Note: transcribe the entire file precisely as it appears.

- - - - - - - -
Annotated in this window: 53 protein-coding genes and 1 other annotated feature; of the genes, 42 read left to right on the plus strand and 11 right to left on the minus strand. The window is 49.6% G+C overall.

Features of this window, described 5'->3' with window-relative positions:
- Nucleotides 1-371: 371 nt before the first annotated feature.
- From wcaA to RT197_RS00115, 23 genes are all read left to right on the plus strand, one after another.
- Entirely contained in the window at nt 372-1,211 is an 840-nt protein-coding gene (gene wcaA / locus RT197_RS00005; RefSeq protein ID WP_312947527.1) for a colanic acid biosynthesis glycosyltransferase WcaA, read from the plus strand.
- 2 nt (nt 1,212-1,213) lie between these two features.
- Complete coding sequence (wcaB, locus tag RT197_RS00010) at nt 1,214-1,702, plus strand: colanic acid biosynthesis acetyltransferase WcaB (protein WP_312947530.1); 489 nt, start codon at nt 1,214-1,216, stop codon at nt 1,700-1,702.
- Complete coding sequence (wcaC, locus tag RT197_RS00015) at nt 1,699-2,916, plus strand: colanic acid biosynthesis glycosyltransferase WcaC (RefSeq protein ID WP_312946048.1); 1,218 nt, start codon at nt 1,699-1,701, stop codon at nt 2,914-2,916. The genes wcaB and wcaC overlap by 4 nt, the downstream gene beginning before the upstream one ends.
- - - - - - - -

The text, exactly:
Annotated in this window: 53 protein-coding genes and 1 other annotated feature; of the genes, 42 read left to right on the plus strand and 11 right to left on the minus strand. The window is 49.6% G+C overall.

Features of this window, described 5'->3' with window-relative positions:
- Nucleotides 1-371: 371 nt before the first annotated feature.
- From wcaA to RT197_RS00115, 23 genes are all read left to right on the plus strand, one after another.
- Entirely contained in the window at nt 372-1,211 is an 840-nt protein-coding gene (gene wcaA / locus RT197_RS00005; RefSeq protein ID WP_312947527.1) for a colanic acid biosynthesis glycosyltransferase WcaA, read from the plus strand.
- 2 nt (nt 1,212-1,213) lie between these two features.
- Complete coding sequence (wcaB, locus tag RT197_RS00010) at nt 1,214-1,702, plus strand: colanic acid biosynthesis acetyltransferase WcaB (protein WP_312947530.1); 489 nt, start codon at nt 1,214-1,216, stop codon at nt 1,700-1,702.
- Complete coding sequence (wcaC, locus tag RT197_RS00015) at nt 1,699-2,916, plus strand: colanic acid biosynthesis glycosyltransferase WcaC (RefSeq protein ID WP_312946048.1); 1,218 nt, start codon at nt 1,699-1,701, stop codon at nt 2,914-2,916. The genes wcaB and wcaC overlap by 4 nt, the downstream gene beginning before the upstream one ends.